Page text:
Short-Term Exposure to Nitrogen Dioxide Provides Basal Pathogen Resistance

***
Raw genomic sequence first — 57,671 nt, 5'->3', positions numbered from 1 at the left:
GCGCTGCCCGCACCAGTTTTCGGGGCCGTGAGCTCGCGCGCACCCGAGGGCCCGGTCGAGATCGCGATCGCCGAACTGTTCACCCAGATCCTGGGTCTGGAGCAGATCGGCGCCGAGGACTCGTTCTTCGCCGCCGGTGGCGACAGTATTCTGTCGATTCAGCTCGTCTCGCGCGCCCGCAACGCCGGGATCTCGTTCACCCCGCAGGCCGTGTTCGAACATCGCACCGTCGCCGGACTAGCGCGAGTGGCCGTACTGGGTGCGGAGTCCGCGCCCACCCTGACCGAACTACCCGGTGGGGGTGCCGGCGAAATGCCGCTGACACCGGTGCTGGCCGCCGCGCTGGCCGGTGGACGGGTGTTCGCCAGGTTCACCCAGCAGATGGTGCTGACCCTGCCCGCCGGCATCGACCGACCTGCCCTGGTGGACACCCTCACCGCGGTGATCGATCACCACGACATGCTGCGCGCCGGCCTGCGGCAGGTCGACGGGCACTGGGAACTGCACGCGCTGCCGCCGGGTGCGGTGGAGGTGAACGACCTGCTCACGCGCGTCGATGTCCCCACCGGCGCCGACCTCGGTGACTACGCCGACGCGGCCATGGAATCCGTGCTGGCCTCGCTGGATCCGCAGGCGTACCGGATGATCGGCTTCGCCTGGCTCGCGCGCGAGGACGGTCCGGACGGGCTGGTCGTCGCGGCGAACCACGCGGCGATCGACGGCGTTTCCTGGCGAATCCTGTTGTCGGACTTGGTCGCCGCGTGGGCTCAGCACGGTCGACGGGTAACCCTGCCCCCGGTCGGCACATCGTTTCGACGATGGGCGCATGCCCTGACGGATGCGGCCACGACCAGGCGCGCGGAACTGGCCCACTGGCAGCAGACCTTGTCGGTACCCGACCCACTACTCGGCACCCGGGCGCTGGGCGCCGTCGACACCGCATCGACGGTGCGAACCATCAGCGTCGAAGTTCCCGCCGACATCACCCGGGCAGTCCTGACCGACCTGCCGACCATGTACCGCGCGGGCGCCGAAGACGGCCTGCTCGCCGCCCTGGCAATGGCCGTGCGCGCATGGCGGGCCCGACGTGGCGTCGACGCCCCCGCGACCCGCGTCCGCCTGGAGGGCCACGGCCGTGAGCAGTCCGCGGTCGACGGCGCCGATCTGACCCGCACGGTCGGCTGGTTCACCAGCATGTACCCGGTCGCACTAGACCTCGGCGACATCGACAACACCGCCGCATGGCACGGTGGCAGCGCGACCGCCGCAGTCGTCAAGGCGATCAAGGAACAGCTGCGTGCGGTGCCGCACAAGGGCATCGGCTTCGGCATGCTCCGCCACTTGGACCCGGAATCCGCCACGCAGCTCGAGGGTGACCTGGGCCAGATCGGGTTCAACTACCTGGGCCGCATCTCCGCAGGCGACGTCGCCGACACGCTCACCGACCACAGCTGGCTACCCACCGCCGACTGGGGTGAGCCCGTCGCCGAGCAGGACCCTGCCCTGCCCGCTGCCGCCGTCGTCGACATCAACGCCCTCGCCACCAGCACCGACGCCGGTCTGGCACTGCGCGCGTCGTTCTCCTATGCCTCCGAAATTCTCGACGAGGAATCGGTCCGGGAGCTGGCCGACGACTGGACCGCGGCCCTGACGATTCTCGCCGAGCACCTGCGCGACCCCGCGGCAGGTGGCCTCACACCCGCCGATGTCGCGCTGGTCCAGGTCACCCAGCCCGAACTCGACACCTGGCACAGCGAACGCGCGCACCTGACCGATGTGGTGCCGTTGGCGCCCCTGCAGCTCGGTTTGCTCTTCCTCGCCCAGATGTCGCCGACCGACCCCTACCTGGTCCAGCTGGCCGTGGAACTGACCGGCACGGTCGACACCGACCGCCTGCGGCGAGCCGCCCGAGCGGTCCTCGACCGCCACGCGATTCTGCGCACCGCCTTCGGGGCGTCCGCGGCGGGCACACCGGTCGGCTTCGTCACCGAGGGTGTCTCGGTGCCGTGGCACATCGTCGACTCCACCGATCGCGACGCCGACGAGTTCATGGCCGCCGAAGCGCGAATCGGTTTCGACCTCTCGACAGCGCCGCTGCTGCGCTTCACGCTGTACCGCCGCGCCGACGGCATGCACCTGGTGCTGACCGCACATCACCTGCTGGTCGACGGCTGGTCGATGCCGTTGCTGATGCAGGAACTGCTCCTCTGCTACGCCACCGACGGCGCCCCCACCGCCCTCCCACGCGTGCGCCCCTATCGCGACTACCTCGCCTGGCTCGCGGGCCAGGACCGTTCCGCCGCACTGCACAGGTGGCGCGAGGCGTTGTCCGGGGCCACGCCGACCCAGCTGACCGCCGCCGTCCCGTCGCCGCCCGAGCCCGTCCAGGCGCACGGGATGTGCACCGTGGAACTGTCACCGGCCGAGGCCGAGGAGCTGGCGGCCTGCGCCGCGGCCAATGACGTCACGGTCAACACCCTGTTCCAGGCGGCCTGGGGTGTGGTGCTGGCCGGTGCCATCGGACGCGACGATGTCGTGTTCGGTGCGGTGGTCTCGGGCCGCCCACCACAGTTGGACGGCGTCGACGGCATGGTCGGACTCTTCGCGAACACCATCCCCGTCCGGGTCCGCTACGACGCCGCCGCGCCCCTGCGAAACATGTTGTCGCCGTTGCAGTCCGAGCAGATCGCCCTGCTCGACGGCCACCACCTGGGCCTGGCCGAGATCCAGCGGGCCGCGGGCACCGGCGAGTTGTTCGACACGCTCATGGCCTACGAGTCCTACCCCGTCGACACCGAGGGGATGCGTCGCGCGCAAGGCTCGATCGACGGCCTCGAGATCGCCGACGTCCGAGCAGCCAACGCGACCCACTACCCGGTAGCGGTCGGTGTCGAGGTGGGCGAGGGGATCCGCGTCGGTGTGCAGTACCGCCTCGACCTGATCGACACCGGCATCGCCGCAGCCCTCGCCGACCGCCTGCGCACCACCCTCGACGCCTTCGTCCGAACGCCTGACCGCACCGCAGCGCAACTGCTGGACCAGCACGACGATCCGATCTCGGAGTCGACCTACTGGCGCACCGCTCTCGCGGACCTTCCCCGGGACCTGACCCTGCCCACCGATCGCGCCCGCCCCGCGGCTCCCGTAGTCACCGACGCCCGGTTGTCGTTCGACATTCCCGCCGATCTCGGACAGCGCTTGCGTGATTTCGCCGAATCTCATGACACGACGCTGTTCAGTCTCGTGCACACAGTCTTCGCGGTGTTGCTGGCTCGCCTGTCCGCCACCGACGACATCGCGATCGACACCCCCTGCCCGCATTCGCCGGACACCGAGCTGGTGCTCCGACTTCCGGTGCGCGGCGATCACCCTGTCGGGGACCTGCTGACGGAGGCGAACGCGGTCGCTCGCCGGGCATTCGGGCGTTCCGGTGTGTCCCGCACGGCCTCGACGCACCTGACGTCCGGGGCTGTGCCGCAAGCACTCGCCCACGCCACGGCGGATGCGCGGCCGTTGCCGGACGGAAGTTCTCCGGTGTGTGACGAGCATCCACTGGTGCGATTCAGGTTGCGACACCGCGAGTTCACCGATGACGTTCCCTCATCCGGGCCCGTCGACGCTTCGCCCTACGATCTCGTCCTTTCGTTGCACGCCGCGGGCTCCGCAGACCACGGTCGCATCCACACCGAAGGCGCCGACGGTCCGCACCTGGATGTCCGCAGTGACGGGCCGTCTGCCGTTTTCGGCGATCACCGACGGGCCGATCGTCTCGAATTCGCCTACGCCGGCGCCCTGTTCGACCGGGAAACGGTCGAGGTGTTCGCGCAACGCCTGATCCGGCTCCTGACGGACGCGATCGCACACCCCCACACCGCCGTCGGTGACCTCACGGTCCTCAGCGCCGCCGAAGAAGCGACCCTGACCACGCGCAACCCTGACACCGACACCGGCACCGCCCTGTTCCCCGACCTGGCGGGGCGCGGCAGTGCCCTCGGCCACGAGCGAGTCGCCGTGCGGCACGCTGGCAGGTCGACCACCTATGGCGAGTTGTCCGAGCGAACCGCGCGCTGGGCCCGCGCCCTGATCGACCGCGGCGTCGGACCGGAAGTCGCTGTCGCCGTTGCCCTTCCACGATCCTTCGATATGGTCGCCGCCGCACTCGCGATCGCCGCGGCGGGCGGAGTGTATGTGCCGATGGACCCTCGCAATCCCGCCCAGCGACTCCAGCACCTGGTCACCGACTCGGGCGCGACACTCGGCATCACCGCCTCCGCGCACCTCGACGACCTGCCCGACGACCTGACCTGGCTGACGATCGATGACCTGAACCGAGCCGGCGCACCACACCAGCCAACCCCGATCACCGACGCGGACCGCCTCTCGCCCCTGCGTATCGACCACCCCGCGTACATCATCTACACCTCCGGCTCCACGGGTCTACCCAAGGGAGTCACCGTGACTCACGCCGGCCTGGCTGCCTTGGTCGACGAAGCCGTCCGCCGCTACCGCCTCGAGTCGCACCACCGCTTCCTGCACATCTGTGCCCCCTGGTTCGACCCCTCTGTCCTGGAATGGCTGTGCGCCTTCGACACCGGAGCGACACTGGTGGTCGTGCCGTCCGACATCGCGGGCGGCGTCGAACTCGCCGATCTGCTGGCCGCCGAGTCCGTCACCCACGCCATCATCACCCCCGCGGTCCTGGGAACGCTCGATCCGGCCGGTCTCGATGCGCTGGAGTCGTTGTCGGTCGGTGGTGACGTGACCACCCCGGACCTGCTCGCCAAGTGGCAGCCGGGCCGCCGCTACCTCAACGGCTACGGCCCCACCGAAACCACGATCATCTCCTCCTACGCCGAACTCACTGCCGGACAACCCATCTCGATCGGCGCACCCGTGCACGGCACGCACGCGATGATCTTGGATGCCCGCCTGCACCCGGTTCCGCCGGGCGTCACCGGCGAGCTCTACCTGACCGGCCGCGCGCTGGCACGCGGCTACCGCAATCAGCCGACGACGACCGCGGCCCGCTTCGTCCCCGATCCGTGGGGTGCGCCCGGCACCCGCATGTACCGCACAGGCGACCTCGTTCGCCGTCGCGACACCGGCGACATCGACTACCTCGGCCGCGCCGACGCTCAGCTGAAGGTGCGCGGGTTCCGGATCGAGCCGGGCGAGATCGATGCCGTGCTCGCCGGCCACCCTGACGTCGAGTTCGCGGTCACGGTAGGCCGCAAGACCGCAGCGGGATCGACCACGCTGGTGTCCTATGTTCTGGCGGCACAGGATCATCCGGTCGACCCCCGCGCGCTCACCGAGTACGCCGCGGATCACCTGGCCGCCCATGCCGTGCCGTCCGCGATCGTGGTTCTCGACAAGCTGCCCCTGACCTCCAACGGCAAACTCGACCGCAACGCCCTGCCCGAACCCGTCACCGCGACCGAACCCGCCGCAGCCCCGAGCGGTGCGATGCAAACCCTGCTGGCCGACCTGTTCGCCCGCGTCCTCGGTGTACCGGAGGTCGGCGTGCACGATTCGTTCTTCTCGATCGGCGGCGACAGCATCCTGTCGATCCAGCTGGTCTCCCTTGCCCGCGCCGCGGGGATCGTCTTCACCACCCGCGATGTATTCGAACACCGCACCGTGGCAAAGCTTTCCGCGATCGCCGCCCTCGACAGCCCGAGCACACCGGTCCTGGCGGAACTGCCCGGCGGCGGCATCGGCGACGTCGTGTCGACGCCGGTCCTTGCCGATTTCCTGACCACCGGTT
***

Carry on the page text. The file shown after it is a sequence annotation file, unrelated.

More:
Nitrogen dioxide (NO2) forms in plants under stress conditions, but little is known about its physiological functions. Here, we explored the physiological functions of NO2 in plant cells using short-term fumigation of Arabidopsis (Arabidopsis thaliana) for 1 h with 10 µL L–1 NO2. Although leaf symptoms were absent, the expression of genes related to pathogen resistance was induced. Fumigated plants developed basal disease resistance, or pattern-triggered immunity, against the necrotrophic fungus Botrytis cinerea and the hemibiotrophic bacterium Pseudomonas syringae. Functional salicylic acid and jasmonic acid (JA) signaling pathways were both required for the full expression of NO2-induced resistance against B. cinerea. An early peak of salicylic acid accumulation immediately after NO2 exposure was followed by a transient accumulation of oxophytodienoic acid. The simultaneous NO2-induced expression of genes involved in jasmonate biosynthesis and jasmonate catabolism resulted in the complete suppression of JA and JA-isoleucine (JA-Ile) accumulation, which was accompanied by a rise in the levels of their catabolic intermediates 12-OH-JA, 12-OH-JA-Ile, and 12-COOH-JA-Ile. NO2-treated plants emitted the volatile monoterpene α-pinene and the sesquiterpene longifolene (syn. junipene), which could function in signaling or direct defense against pathogens. NO2-triggered B. cinerea resistance was dependent on enhanced early callose deposition and CYTOCHROME P450 79B2 (CYP79B2), CYP79B3, and PHYTOALEXIN DEFICIENT3 gene functions but independent of camalexin, CYP81F2, and 4-OH-indol-3-ylmethylglucosinolate derivatives. In sum, exogenous NO2 triggers basal pathogen resistance, pointing to a possible role for endogenous NO2 in defense signaling. Additionally, this study revealed the involvement of jasmonate catabolism and volatiles in pathogen immunity.

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